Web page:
Sir Roy Griffiths was asked by Margaret Thatcher to look into and give ‘advice on the effective use and management of manpower and related resources in the National Health Service’. As the Griffiths recommendations were implemented it started the evolution of a strong management culture that had by all accounts been lacking before this. Griffiths clearly pointed out that in his opinion there was little difference between NHS management and business management and the NHS went on to be restructured into a management hierarchy not unlike a national ‘for-profit’ business.

So how did that affect me? By the time I qualified in 1986 many of these structures were in place, budgets were devolved to wards and gone had ‘nursing officers’ and we had brand new ‘unit managers’ (who often happened to be a nurse). The first additional serious studying I did was a Certificate in Management, I had already been identified as having potential so this was the first thing that was suggested, and I went on to complete a Diploma in Management. I was ambitious and had a hunger for a healthy career – studying management was the way to go!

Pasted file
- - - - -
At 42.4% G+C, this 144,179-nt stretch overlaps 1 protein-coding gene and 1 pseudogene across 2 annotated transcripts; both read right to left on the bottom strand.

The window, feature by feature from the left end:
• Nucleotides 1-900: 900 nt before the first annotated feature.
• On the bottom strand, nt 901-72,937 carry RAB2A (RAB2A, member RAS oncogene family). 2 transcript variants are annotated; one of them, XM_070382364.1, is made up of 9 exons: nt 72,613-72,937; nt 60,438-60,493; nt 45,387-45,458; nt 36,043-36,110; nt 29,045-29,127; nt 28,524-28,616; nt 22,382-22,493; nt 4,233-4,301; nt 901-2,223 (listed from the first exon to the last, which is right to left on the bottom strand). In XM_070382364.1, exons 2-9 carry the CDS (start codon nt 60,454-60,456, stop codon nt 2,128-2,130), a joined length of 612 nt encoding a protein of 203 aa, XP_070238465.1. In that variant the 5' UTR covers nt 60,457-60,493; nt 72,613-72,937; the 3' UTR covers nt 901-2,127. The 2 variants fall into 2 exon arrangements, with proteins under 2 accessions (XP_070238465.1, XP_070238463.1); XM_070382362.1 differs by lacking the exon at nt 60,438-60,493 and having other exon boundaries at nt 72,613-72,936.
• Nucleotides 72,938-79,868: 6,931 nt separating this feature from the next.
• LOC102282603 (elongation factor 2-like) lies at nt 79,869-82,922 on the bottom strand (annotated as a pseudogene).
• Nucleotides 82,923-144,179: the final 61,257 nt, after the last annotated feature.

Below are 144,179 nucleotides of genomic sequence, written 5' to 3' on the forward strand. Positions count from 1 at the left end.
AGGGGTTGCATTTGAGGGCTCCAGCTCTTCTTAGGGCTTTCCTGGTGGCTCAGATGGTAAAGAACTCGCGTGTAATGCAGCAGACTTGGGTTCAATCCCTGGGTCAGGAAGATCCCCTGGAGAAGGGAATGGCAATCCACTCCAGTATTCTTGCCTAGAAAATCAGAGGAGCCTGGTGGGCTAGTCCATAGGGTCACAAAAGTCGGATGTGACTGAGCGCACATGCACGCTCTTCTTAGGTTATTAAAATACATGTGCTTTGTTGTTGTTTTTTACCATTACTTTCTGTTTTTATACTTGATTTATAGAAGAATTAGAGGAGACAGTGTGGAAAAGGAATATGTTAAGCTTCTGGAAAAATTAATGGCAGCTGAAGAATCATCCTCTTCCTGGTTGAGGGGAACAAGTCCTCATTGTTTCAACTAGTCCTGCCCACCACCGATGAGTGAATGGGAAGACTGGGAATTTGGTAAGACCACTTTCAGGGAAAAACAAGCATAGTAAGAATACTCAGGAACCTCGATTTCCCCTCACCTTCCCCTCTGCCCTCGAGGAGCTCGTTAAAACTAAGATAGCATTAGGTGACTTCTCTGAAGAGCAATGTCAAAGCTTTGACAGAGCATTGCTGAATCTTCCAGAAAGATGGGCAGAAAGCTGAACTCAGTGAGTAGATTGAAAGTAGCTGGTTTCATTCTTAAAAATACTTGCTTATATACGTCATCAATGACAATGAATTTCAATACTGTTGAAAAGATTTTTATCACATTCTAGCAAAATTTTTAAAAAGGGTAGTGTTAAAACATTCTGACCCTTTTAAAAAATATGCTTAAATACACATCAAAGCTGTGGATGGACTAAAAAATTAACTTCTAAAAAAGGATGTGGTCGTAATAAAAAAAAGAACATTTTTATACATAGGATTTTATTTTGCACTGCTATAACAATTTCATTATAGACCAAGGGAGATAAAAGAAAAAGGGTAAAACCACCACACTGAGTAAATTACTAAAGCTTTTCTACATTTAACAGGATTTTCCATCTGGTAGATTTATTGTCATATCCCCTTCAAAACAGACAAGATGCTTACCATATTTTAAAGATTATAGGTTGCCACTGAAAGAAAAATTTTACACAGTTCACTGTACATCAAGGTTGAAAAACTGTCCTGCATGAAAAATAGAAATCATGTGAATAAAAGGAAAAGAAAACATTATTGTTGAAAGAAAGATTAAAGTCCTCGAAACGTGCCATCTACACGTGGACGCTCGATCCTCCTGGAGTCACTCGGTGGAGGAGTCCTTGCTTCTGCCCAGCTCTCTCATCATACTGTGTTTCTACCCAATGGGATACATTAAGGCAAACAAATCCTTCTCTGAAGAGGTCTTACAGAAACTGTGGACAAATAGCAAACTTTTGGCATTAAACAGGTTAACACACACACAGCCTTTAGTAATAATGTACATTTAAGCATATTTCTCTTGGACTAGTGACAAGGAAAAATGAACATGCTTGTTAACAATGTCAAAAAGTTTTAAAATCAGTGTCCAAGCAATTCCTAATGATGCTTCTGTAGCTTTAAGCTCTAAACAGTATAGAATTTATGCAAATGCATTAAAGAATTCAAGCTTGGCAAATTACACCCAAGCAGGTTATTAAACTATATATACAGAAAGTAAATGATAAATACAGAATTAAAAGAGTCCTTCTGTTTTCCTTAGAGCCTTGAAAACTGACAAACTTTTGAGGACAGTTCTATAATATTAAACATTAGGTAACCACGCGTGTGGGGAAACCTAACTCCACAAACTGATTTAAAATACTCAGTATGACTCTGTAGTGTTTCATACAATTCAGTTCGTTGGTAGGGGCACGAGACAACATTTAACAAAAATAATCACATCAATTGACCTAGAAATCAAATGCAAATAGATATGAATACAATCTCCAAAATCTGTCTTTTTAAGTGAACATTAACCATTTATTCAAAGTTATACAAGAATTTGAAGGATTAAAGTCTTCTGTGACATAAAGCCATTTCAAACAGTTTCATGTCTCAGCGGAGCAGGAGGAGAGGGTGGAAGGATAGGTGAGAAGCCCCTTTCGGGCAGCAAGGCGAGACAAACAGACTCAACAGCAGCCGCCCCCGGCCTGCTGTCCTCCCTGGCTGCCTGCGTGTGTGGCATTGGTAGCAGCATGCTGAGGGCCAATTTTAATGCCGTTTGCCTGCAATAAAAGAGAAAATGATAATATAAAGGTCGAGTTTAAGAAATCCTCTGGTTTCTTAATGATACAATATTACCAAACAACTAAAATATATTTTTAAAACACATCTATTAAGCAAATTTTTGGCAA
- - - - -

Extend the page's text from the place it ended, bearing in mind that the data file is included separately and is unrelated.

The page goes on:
I believe that most of the senior managers in the NHS of my generation were brought up this way. Of course we need excellent general management in the NHS, probably more so than ever before, but this type of approach and culture may not be the only thing we need in 2015. Most senior managers are of my generation and if they have a career spanning decades in the NHS they too are likely to have a background context firmly embedded in general management. OrganisationManagers work through cultures of systems and order – give them a messy problem and they will seek to resolve it in a systematic and logical way. They most often seek order and control and although they believe in delegation, power is only given with a good dose of performance management sprinkled, or is it heavily blanketed, over the top. They seek organisational structures with clear and logical relationships, the right ‘span of control’ and formal reporting mechanisms that allow them to feed their external regulators. They seek to be successful at an organisational level as that means survival of their organisation – they are organisationally centric.